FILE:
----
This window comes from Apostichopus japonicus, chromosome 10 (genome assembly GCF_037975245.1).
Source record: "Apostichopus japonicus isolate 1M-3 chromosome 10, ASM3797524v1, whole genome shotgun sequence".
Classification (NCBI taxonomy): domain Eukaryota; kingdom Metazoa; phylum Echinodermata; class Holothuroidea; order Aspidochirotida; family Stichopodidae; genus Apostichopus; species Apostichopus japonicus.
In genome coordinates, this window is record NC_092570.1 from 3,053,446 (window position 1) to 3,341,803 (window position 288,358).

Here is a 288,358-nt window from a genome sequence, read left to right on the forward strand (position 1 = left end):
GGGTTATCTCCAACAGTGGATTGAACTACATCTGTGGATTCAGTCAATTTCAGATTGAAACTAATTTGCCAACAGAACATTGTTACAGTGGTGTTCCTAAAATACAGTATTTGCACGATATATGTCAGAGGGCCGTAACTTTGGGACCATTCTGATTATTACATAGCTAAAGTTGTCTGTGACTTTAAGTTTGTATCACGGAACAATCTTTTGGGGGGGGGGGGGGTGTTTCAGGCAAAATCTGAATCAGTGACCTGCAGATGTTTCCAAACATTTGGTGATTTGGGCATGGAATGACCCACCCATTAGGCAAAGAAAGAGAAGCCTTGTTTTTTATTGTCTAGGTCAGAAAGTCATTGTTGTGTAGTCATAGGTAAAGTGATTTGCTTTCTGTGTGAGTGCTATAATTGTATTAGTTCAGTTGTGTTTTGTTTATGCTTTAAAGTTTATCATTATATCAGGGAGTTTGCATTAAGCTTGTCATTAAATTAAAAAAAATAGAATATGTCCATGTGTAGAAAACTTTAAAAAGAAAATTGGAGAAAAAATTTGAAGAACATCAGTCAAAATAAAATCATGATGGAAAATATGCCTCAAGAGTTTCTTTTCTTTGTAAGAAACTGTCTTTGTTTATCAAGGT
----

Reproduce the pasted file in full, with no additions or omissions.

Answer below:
This window comes from Apostichopus japonicus, chromosome 10 (genome assembly GCF_037975245.1).
Source record: "Apostichopus japonicus isolate 1M-3 chromosome 10, ASM3797524v1, whole genome shotgun sequence".
Classification (NCBI taxonomy): domain Eukaryota; kingdom Metazoa; phylum Echinodermata; class Holothuroidea; order Aspidochirotida; family Stichopodidae; genus Apostichopus; species Apostichopus japonicus.
In genome coordinates, this window is record NC_092570.1 from 3,053,446 (window position 1) to 3,341,803 (window position 288,358).

Here is a 288,358-nt window from a genome sequence, read left to right on the forward strand (position 1 = left end):
GGGTTATCTCCAACAGTGGATTGAACTACATCTGTGGATTCAGTCAATTTCAGATTGAAACTAATTTGCCAACAGAACATTGTTACAGTGGTGTTCCTAAAATACAGTATTTGCACGATATATGTCAGAGGGCCGTAACTTTGGGACCATTCTGATTATTACATAGCTAAAGTTGTCTGTGACTTTAAGTTTGTATCACGGAACAATCTTTTGGGGGGGGGGGGGGTGTTTCAGGCAAAATCTGAATCAGTGACCTGCAGATGTTTCCAAACATTTGGTGATTTGGGCATGGAATGACCCACCCATTAGGCAAAGAAAGAGAAGCCTTGTTTTTTATTGTCTAGGTCAGAAAGTCATTGTTGTGTAGTCATAGGTAAAGTGATTTGCTTTCTGTGTGAGTGCTATAATTGTATTAGTTCAGTTGTGTTTTGTTTATGCTTTAAAGTTTATCATTATATCAGGGAGTTTGCATTAAGCTTGTCATTAAATTAAAAAAAATAGAATATGTCCATGTGTAGAAAACTTTAAAAAGAAAATTGGAGAAAAAATTTGAAGAACATCAGTCAAAATAAAATCATGATGGAAAATATGCCTCAAGAGTTTCTTTTCTTTGTAAGAAACTGTCTTTGTTTATCAAGGT